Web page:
Post-trade: The growing need to invest in derivatives post-trade

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Post-trade: The growing need to invest in derivatives post-trade

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We need to talk post-trade

The problem with the status quo

Even before the spring 2020 volatility, the need to invest in post-trade infrastructure across the sell-side was becoming widely accepted. Investment in the back-office has lagged that of the front-office for decades. In some institutions, front-office systems capable of executing thousands of trades a second are sending those trades to back-office processing IT run on 20-year old platforms.

The reasons for the lack of investment in post-trade commonly stems from two major factors: the fact that the back-office is seen as a cost rather than a profit centre and that deficiencies in post-trade infrastructure have been tolerated and patched-up. Fixes, upgrades and enhancements have been frequently implemented, stitching new processes onto old processing systems and making do.

This has resulted in a status quo in which, while a large percentage of trades are processed on a STP basis, both within sell-side institutions and across the market, exceptions to non-STP processing may not be easily identified on the same day and are manually addressed on a T+1 basis. This results in a labour intensive and frustrating process, which can equate to thousands of tasks being picked up by operational staff, but one that is embedded and widely accepted across the industry.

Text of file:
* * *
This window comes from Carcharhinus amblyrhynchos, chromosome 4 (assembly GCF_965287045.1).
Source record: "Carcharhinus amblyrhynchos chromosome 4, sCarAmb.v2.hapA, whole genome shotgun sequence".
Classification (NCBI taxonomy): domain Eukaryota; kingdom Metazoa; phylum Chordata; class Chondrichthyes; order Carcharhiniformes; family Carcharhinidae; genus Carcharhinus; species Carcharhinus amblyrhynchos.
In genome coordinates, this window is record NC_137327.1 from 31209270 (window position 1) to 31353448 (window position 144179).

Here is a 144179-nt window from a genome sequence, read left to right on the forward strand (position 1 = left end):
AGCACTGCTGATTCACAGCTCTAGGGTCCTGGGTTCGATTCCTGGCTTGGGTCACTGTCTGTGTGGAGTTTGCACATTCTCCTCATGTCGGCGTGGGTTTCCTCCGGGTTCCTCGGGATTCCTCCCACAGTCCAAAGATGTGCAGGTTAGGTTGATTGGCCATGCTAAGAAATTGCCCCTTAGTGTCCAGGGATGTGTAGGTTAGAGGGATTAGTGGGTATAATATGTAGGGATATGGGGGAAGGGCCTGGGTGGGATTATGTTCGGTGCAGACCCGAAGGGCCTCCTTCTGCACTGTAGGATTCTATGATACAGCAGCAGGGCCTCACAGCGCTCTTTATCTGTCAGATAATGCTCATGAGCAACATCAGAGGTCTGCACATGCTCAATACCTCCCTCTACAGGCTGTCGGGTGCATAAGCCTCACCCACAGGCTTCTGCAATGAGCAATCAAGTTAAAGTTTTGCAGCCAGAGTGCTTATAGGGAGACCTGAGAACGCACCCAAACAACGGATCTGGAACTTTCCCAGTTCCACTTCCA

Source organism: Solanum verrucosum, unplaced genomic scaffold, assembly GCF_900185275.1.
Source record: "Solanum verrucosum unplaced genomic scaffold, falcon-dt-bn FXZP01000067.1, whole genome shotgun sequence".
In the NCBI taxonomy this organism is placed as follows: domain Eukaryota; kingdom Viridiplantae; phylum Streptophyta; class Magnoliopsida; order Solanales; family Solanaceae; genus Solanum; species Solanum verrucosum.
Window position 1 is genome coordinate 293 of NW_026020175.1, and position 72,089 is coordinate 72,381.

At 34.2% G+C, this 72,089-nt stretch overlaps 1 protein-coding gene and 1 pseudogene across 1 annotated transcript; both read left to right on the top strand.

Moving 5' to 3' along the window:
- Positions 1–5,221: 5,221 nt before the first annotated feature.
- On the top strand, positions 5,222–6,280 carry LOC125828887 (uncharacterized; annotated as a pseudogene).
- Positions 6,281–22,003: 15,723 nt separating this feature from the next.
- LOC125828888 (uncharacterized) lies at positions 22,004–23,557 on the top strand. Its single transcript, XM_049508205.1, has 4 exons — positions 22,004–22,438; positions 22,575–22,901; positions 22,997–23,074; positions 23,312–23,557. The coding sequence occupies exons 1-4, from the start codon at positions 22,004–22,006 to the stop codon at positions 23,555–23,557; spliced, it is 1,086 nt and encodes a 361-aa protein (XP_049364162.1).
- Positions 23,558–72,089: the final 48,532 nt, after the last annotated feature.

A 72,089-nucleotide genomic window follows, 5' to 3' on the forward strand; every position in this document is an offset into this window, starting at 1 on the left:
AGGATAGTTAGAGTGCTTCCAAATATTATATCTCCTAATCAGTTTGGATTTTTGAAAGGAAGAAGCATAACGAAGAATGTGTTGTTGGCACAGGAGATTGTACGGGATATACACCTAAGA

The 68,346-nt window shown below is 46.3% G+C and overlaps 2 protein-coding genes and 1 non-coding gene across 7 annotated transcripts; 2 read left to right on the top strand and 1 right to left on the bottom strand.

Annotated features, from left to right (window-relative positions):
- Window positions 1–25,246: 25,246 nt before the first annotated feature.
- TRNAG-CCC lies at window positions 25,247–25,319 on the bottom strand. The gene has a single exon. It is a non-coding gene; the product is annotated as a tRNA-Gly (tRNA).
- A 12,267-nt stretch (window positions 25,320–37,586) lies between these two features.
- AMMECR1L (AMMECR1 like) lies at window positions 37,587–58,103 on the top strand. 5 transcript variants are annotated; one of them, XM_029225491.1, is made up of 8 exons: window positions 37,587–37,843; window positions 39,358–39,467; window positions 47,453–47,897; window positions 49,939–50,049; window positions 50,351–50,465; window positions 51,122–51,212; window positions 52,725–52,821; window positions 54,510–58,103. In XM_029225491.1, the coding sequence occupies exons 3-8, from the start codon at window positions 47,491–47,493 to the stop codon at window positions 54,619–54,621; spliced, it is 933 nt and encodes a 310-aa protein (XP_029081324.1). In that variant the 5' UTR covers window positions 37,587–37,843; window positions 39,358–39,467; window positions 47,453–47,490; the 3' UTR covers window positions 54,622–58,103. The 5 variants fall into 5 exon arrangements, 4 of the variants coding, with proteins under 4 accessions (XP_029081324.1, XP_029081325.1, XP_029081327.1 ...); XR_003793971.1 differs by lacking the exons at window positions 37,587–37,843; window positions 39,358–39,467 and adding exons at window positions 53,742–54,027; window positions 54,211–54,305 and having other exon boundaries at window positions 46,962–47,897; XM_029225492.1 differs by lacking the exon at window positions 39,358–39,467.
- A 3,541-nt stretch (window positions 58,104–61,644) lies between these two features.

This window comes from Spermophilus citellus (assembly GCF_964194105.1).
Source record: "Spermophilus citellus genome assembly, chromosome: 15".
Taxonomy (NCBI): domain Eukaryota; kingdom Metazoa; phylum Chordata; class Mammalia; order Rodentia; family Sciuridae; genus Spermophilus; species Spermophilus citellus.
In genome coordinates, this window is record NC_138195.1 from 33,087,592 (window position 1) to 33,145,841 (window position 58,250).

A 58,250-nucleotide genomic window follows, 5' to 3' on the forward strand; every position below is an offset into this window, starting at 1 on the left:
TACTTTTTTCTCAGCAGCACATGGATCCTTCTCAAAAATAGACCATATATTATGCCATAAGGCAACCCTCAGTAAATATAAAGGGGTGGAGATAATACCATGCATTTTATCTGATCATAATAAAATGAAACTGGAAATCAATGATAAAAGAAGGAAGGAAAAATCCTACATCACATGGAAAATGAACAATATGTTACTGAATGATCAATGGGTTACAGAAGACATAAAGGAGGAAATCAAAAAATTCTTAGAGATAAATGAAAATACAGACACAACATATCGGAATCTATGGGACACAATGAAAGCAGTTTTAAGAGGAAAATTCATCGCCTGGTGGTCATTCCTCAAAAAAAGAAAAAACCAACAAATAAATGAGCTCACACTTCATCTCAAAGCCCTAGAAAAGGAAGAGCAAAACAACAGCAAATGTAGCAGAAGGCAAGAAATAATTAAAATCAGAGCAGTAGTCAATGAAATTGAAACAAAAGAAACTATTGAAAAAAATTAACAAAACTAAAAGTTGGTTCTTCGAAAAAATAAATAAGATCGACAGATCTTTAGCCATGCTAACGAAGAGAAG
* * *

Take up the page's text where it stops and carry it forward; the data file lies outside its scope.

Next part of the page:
Covid-19 exposed the weakness and stressed the system to the extent that executives are now yearning for a better world. They are looking to take advantage of recent innovations in post-trade technology and build a post-trade infrastructure fit for the modern world of high-frequency trading and extreme volatility.

Increased Investment

The outbreak of volatility during the early spread of covid-19 in the US and Europe led to unprecedented volumes on global derivatives markets. As the VIX hit a record high of 82.69 on March 16 2020, investors scrambled to exit positions and hedge against the expected worsening of the virus.

Volumes soared across the globe. CME’s flagship Eurodollar contract traded 109m lots in March, Eurex’s Euro Stoxx 50 future 78m and options volumes on Brent crude and short sterling more than tripled year-on-year. According to data from the FIA, total global exchange traded derivatives (ETD) volume increased by more than 60% in March compared with 2019 resulting in a record 4.5bn contracts changing hands. This placed a significant strain on post-trade processing systems across the sell-side. An Acuiti snap survey conducted in the first week of April found that 58% of …

 

The growing need to invest in derivatives post-trade This extract is from a Special Report entitled ‘The growing need to invest in derivatives post-trade – Modernising post-trade infrastructure to meet the  demands of the next crisis’, which has been written by Acuiti, sponsored by Broadridge. Survey data in this report is based on responses and interviews with 109 senior executives across the sell-side. Respondents were from various roles within the organisation and were invited to participate  directly by Acuiti. Respondents were made up of Tier 1 & 2 banks (38%), regional and national banks (25%), non-bank FCMs (17%) and brokers (20%). Respondents were from Europe (42%), North America (31%), APAC (21%), ROW (6%).